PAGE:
be tried in Illinois, where the traok
is almost completed. The engineers
estimate "that the traie will make 90
to 100 miles an hour. If successful,
the experiment means eventually a
trip from Boston to New York in
about two hours. The average time
at present is about six. Chicago would
be reaohed from New York in ten
hours. The scheme has received the
approval of the ablest electricians and
railroad min in the country.
The line is about 150 miles long,
and is remarkable for aolidity and
strength. ' As far as possible grades
have been eliminated. Electricity
will be the motive power and the
*bird rail syst sm will be used.
A train of three cars has bees built
for the first trials. The .'train will be
equipped with twelve motors of 120
horss power each. Instead of the
high speed increasing the danger, it
ia claimed that the train will be safer
and run less risk of leaving the rails
than an ordinary street osr. N
The theory held by Prof. Thompson
and other era"nonb electricians is that
the train is practiciliy electrically
welded to the track and cannot leave
it while the power is on. The sue
esssfal operation of this line will
probably be folio* red by the building
of similar lines between all the great
oities on the continent.
'?mu . mm -
Whole Grains fer Poultry.
The following opinion is expressed
by an Indiana poultry ra an:
More and more do we favor whole
grains for poultry except docks sud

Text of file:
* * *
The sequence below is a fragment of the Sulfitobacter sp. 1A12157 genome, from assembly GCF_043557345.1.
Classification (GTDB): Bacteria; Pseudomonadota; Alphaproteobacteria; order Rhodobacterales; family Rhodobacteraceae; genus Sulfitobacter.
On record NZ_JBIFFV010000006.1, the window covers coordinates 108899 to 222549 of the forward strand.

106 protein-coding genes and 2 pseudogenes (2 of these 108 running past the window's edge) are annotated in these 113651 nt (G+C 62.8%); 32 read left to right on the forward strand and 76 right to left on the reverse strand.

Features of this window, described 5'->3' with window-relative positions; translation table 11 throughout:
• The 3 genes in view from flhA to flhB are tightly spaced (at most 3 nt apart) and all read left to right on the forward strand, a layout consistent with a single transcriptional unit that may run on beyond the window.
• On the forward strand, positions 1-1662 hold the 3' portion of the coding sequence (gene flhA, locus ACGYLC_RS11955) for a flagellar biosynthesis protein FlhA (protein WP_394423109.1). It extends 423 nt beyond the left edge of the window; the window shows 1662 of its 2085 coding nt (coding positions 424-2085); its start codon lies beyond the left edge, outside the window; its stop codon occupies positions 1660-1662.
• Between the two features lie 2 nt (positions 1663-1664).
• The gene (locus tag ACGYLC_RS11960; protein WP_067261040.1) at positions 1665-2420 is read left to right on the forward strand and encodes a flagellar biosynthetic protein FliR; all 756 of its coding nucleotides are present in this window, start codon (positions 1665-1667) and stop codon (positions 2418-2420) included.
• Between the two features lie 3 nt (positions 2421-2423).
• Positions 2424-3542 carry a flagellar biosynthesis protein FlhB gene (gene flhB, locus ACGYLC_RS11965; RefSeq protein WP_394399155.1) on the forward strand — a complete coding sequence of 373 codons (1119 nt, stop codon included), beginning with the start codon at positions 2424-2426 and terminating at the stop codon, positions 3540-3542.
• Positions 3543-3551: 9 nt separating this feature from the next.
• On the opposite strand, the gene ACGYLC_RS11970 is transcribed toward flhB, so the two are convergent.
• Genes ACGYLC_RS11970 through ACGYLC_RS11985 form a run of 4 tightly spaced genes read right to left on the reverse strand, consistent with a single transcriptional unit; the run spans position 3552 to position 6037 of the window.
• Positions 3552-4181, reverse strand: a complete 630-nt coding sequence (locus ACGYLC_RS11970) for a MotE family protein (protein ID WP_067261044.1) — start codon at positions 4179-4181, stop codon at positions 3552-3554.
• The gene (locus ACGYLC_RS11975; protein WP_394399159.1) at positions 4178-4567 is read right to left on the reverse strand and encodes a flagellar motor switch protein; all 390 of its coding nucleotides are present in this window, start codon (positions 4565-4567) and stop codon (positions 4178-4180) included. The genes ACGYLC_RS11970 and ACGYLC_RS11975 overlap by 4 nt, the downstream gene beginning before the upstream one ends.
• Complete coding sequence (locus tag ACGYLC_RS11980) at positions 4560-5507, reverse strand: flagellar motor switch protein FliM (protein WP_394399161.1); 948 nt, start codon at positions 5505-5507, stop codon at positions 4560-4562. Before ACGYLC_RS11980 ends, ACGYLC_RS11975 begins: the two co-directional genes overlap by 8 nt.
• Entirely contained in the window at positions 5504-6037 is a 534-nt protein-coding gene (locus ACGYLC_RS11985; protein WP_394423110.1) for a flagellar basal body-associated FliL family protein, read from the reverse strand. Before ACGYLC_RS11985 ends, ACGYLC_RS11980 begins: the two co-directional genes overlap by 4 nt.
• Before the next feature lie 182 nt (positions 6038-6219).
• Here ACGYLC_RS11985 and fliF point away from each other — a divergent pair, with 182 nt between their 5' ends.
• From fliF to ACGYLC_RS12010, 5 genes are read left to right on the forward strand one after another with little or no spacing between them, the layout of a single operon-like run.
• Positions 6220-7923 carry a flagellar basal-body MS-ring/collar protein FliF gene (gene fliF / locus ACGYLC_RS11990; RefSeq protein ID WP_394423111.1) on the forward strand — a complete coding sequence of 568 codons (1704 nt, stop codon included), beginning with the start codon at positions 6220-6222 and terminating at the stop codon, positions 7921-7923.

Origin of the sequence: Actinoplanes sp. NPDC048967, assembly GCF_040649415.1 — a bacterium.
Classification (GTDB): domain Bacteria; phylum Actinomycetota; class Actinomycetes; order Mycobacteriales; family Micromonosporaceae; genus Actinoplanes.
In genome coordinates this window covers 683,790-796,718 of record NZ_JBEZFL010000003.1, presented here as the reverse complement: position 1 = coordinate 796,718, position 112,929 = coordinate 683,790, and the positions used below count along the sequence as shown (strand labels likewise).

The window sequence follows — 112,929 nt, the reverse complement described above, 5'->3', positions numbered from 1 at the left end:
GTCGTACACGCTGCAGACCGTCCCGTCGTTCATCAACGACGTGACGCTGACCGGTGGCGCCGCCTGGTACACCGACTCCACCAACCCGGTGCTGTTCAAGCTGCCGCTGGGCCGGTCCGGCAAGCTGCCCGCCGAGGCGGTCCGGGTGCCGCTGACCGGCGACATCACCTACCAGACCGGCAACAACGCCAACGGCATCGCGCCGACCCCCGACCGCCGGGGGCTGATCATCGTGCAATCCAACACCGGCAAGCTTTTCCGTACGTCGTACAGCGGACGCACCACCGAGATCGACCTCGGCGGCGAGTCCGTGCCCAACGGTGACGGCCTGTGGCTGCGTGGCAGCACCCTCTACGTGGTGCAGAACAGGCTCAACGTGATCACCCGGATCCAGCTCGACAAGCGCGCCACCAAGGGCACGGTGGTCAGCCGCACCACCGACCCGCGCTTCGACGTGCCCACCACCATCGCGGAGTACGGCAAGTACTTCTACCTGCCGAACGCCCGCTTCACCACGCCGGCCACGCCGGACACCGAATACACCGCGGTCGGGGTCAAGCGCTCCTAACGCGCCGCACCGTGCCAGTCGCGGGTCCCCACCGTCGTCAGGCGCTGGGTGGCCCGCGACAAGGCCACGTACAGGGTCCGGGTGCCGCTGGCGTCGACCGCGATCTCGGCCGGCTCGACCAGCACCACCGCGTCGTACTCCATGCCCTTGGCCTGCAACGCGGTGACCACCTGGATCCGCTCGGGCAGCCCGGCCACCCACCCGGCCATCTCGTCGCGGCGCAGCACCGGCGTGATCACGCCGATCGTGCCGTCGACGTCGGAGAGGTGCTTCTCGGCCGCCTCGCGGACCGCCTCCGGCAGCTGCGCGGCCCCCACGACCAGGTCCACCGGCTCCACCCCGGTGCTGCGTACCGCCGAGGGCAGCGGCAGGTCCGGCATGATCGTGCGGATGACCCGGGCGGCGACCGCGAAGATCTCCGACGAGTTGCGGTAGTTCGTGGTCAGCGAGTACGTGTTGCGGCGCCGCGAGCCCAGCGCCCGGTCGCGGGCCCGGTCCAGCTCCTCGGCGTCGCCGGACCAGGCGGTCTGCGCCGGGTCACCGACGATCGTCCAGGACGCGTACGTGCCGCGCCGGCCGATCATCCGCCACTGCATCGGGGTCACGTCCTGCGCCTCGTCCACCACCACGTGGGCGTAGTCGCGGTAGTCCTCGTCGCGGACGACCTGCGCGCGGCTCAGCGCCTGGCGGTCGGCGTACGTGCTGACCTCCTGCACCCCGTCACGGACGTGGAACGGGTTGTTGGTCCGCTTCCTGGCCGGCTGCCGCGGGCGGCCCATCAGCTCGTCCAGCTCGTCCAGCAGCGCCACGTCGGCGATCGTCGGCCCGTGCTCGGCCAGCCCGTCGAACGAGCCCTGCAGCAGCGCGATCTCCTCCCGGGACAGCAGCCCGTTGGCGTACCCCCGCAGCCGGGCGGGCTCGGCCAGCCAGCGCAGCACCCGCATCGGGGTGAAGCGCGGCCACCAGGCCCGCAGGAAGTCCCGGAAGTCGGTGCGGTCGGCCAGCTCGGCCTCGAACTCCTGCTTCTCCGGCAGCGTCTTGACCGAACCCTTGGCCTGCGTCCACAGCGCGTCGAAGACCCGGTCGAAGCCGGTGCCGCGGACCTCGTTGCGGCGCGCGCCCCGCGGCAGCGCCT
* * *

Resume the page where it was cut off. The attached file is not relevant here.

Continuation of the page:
fancy lese the msshei. They will not
fatten so fast, perhaps ths growth
will not be so rapid for a few weeks,
but the grown specimens will be of
better shape as to bone and muscio,
also as to heartiness. It is eaid the
muscles of the gizzard do not harden
as they should when ohioks are fed
soft mashes; then there is the ever
present, danger of giving it tho least
bit soar; one meal of tainted mash
will osuse any amount of trouble and
loss. If we were confined to one
grain it would be wheat of course.
- Every time a lasy man looks at
tho clock the day becomes longer.
?l_et toe (?CLO OUST twiss do year work.*
Ko Som Borat/ Soda or Ammonia to asedes win
With Uta* water ami toss ??crt, rou ea? eleen aw
thtaaehout the boat? bsttar. usier and cheaper the?
wto foe^orjmy other claimer. Owe try it, rooTl
Makers of OVAL FAIRY SOAP.
S ,.\ .:. .. . ... y. ''. ' . '- . .....'-V ' vf-.'-.
Anderson, 8. C., Aug. 1, 1902.
To the contestants for the prises
offered by the Anderson Fertiliser
Company for crop of 1901-1902 :
We find that T. M. Welborn, of Pen
dleton! S. C., has won the first prise
for the yield of 108.937 bushels from
.ls seres, and the first prise for yield
of 64.266 bushels from three aores,
an? the first prise for the yield of 181
bushels from one aore.
Thia crop was grown on land previ*
oualy planted in cotton ; was prepared
by turning with a two-horse plow, fol
lowed by a two-horse subsoil plow.
One bushel cf Blue Stem wheat was
sown per sore with a wheat drill, ap
plying at the same time 800 pounds of
Andersou Phosphate and Oil Company
10-2 arid and 200 lbs. cotton seed meal
Thia test is duly signed by thc three
judges, and dated July 1st, 1902.